Articles and Speeches by N. C. Newbold, 1945-1946

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[handwritten text on the top margin] 1945

SOME ACHIEVEMENTS IN THE EQUALIZATION OF EDUCATION OPPORTUNITIES IN NORTH CAROLINA

In the good year 1901, a new Governor took office in North Carolina. He became known throughout the state as the "Educational Governor," and after some time his reputation for leadership in behalf of education spread to other states in the South, and in the Nation. His philoshopy of education can be determined by quotations from some of his speeches: "Equal, that is the word! On that word I plant myself and my party - the equal right of every child born on earth to have the opportunity to burgeon out all there is within him." "On a hundred platforms, to half the voters in the State, -- I pledged the State, its strength, its heart, its wealth, to universal education - - - men of wealth, representatives of great cooperations applauded eagerly my declaration. - - - Gentlemen of Legislature, you will have ought to fear when you make ample provision for the education of the whole people." In an interview given to the New York Herald in April, 1901, he said in part: "We are in this state in the midst of an educational revival. We favor universal education and intent to accomplish it. - - - as to the Negro we shall do our full duty to him. - - - He is with us to stay. His destiny and ours are so interwoven that we cannot lift ourselves up without at the same time lifting him."

Governor Charles Brantley Aycock was a lawyer by profession, a graduate of the University of North Carolina, an eloquent orator of the sincere persuasive type, and was held in high esteem by the people of his state. He was a genuine man, and a born leader of men.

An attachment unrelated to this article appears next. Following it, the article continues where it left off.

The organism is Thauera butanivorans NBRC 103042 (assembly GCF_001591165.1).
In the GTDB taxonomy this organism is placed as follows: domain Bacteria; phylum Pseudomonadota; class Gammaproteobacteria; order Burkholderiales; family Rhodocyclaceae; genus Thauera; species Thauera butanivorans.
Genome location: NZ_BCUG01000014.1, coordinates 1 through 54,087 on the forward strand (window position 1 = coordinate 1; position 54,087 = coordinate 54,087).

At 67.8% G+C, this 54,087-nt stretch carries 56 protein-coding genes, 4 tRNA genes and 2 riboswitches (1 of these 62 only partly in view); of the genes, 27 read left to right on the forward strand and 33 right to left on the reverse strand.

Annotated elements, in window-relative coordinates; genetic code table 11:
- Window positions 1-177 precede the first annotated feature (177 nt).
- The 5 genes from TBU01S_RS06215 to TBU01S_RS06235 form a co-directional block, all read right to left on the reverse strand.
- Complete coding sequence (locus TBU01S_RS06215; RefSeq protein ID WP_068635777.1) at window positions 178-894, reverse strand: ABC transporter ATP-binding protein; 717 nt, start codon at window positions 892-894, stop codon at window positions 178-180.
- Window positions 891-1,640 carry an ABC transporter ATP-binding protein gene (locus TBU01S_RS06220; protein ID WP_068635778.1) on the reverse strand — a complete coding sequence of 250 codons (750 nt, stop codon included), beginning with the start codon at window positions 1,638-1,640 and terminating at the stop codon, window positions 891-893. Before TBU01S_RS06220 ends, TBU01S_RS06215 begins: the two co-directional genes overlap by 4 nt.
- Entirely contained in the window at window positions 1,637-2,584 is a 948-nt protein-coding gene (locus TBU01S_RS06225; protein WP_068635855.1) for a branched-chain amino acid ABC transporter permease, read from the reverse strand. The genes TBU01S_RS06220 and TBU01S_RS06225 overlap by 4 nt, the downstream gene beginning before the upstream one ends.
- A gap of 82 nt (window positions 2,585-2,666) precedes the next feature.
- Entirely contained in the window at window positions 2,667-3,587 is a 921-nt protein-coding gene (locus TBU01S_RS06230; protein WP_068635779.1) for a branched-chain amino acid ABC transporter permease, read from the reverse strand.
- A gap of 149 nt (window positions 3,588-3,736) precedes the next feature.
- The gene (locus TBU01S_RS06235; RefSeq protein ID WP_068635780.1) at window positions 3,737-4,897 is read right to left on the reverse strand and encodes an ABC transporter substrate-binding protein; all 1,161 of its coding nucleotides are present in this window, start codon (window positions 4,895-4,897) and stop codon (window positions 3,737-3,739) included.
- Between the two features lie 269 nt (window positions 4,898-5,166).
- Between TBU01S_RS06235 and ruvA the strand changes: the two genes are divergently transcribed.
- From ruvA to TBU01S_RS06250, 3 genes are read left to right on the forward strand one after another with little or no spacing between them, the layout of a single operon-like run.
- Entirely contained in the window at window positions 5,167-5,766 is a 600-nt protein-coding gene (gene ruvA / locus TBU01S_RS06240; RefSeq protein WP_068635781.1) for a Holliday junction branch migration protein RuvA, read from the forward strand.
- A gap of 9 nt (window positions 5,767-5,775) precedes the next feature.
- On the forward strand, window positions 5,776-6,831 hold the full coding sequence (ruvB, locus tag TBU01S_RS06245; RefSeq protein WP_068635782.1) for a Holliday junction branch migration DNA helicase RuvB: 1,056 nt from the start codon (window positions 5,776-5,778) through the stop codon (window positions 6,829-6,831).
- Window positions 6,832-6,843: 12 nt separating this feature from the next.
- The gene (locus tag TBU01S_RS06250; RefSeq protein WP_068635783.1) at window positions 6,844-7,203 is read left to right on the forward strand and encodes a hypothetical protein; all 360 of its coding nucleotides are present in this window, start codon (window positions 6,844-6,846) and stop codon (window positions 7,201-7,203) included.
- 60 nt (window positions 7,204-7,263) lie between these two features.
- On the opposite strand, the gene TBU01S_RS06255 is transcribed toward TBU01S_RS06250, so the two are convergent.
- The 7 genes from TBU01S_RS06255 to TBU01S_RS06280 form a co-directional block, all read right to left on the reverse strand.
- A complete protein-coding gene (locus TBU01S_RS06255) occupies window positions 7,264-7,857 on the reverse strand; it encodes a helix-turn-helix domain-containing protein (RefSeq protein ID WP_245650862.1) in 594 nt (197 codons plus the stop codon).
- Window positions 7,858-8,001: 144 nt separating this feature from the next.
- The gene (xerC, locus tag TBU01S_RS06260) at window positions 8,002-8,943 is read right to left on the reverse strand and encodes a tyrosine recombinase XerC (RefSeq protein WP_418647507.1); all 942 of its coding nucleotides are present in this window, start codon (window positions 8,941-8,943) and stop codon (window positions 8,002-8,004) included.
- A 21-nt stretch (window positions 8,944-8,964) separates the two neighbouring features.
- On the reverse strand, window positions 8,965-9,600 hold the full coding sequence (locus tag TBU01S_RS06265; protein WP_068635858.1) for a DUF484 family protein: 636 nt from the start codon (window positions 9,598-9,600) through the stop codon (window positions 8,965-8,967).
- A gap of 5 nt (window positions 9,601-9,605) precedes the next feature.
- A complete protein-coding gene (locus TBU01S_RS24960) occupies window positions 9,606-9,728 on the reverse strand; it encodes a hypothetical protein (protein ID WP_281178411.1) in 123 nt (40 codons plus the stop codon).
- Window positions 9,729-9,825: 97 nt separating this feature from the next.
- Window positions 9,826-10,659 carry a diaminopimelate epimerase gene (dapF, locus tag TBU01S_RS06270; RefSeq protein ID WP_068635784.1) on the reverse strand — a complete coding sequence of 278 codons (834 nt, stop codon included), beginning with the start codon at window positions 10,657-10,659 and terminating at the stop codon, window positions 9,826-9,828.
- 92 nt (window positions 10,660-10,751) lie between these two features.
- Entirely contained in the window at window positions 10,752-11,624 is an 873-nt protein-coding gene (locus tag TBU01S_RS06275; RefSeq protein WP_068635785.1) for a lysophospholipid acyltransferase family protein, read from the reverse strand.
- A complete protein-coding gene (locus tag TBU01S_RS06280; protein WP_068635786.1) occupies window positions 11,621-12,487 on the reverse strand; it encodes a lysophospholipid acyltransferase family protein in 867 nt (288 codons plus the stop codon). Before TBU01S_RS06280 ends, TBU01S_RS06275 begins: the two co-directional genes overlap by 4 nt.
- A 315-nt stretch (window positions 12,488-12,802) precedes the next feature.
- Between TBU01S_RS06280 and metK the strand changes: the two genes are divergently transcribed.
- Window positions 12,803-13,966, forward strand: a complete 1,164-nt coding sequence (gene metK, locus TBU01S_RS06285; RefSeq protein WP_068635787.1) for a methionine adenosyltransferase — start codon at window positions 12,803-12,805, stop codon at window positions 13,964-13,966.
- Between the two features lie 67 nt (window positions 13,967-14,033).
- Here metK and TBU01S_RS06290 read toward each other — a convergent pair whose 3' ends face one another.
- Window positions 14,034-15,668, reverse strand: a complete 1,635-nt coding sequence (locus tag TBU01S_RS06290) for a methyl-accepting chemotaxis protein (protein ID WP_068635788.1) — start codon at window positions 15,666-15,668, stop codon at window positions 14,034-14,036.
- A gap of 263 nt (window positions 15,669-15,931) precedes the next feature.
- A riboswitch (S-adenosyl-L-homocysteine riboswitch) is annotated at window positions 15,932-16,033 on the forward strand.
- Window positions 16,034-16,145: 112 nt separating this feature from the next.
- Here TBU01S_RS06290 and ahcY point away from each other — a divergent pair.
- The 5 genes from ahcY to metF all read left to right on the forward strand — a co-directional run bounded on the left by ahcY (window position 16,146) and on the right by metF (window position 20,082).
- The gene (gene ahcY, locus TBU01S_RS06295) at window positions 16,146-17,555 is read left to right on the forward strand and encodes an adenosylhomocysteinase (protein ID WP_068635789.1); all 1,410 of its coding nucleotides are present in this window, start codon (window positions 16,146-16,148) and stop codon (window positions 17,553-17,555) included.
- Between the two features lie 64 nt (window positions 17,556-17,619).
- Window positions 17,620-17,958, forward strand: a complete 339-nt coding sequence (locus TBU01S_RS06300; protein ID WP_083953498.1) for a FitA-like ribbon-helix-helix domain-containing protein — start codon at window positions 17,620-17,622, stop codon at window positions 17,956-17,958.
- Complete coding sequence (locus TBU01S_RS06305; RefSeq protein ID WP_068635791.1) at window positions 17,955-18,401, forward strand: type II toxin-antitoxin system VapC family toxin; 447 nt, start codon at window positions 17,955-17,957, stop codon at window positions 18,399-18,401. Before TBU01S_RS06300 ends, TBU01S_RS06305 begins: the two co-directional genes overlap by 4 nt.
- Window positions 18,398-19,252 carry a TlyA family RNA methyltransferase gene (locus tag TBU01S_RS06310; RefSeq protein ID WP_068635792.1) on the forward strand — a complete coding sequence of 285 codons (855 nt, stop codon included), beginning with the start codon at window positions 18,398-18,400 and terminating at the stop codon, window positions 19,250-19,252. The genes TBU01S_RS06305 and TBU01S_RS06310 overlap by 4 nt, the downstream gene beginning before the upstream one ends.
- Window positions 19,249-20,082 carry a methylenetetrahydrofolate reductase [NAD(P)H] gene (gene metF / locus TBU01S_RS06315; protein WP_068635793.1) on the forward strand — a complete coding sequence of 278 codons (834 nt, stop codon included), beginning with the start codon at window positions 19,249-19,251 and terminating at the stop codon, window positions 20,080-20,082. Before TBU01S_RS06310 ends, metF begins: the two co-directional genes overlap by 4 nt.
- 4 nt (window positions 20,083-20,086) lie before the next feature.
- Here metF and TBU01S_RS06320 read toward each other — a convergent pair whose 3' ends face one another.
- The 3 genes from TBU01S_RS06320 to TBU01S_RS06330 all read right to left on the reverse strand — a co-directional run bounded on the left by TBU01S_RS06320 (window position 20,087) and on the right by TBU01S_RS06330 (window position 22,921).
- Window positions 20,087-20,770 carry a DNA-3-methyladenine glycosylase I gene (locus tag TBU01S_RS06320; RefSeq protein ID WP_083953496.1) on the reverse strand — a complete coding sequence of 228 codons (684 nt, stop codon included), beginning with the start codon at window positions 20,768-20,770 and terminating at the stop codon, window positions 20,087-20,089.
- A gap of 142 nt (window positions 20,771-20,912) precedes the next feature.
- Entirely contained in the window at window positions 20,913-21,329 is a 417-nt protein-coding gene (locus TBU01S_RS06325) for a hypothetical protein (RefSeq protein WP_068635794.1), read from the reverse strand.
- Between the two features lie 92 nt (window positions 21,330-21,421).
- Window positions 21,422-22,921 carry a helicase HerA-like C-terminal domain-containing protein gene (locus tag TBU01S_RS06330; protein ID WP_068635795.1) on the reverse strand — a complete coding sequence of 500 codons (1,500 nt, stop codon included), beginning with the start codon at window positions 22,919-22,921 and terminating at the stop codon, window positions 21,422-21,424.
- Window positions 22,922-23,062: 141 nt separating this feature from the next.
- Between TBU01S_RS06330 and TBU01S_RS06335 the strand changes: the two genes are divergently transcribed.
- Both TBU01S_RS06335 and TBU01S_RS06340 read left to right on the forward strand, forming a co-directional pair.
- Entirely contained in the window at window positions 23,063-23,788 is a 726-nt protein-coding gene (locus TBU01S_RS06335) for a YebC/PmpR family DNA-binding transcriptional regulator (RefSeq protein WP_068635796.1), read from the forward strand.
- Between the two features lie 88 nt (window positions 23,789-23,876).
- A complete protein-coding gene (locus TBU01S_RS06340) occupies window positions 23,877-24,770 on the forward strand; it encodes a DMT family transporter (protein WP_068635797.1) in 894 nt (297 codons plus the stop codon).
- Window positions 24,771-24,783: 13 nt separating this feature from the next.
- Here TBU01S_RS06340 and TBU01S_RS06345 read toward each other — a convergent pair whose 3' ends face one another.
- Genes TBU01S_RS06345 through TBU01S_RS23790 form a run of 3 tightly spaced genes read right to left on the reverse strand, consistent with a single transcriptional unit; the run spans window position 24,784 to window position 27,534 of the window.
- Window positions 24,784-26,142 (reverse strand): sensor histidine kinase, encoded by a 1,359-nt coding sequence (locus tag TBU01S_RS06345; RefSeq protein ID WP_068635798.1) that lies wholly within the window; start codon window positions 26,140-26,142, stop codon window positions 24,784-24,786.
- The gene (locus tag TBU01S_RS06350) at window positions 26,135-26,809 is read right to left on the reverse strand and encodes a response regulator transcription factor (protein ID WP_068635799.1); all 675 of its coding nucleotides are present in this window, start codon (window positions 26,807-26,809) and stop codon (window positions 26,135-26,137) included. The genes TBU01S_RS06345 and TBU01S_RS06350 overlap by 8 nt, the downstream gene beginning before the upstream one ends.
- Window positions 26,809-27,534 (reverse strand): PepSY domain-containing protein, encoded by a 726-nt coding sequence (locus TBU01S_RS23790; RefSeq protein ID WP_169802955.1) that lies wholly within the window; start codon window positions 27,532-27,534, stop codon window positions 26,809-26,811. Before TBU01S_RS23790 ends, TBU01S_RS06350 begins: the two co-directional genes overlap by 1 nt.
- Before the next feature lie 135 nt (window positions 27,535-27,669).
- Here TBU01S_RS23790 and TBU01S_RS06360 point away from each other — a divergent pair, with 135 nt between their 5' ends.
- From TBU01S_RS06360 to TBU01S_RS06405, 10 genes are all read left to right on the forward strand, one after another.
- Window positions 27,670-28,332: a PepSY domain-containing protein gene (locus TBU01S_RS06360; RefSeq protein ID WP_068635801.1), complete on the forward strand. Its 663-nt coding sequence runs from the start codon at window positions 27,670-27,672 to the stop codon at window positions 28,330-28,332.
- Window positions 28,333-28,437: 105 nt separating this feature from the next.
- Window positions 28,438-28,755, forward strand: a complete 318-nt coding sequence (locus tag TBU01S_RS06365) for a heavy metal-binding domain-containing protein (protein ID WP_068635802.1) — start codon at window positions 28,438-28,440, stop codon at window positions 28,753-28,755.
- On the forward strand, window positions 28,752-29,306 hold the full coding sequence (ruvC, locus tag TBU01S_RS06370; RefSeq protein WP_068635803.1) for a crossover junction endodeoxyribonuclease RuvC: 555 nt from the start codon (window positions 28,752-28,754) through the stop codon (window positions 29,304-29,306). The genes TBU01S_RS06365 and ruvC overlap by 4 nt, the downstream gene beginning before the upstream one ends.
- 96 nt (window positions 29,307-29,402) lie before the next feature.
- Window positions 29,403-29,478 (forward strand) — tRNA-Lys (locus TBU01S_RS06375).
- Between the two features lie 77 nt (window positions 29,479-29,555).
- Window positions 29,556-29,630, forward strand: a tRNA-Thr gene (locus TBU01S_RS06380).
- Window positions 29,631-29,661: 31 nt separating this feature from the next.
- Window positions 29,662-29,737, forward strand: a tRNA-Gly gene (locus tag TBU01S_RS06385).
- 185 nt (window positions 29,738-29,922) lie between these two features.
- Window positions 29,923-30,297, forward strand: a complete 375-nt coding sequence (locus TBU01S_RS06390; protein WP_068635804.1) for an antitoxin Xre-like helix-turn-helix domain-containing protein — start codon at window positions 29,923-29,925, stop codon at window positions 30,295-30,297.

For purposes of this article a brief outline of a situation he faced as Governor should be included here: In his first Legislature (1901), a group of members decided to force through that body what the Governor considered a vicious bill. The aim was to divide tax money collected for schools between the white and Negro races on the basis of what each paid. All white taxes would go to white school and Negro taxes

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to Negro schools. Governor Aycock rallied his friends in and out of the General Assembly to defeat the bill. He said there was no more reason to divide school funds between the races according to the amounts each paid than there would be to effect such a division in all other taxes; that the bill for that reason and others, was unconstitutional. The opposition did not succeed in 1901. However, when the General Assembly, of 1903 convened this "school tax division group" began their efforts all over again and there was much bitter discussion. Finally, exasperated, the Governor sent the leaders of the group in the Assembly who wished to pass such a bill a written statement saying in effect: "If you and your associates pass any such bill as that, I will resign my office as Governor, return to my home in Goldsboro and to the practice of law."

That statement of the Governor ended the matter and since then no such "Vicious principle" has raised its head in a North Carolina General Assembly. The Governor of North Carolina does not have veto power.

It may be appropriate here to say that Governor Aycock, many years later, was among four leaders in American education who were "cannonized" and thus honored by the National Education Association meeting in Seattle, in the state of Washington. The other three were Dr. Charles W. Elliot, former president of Harvard Univerisity, Dr. William T. Harries one time United States Commissioner of Education, and Mrs. Ella Flagg Youth, a former Superintendent of the Chicago Public Schools.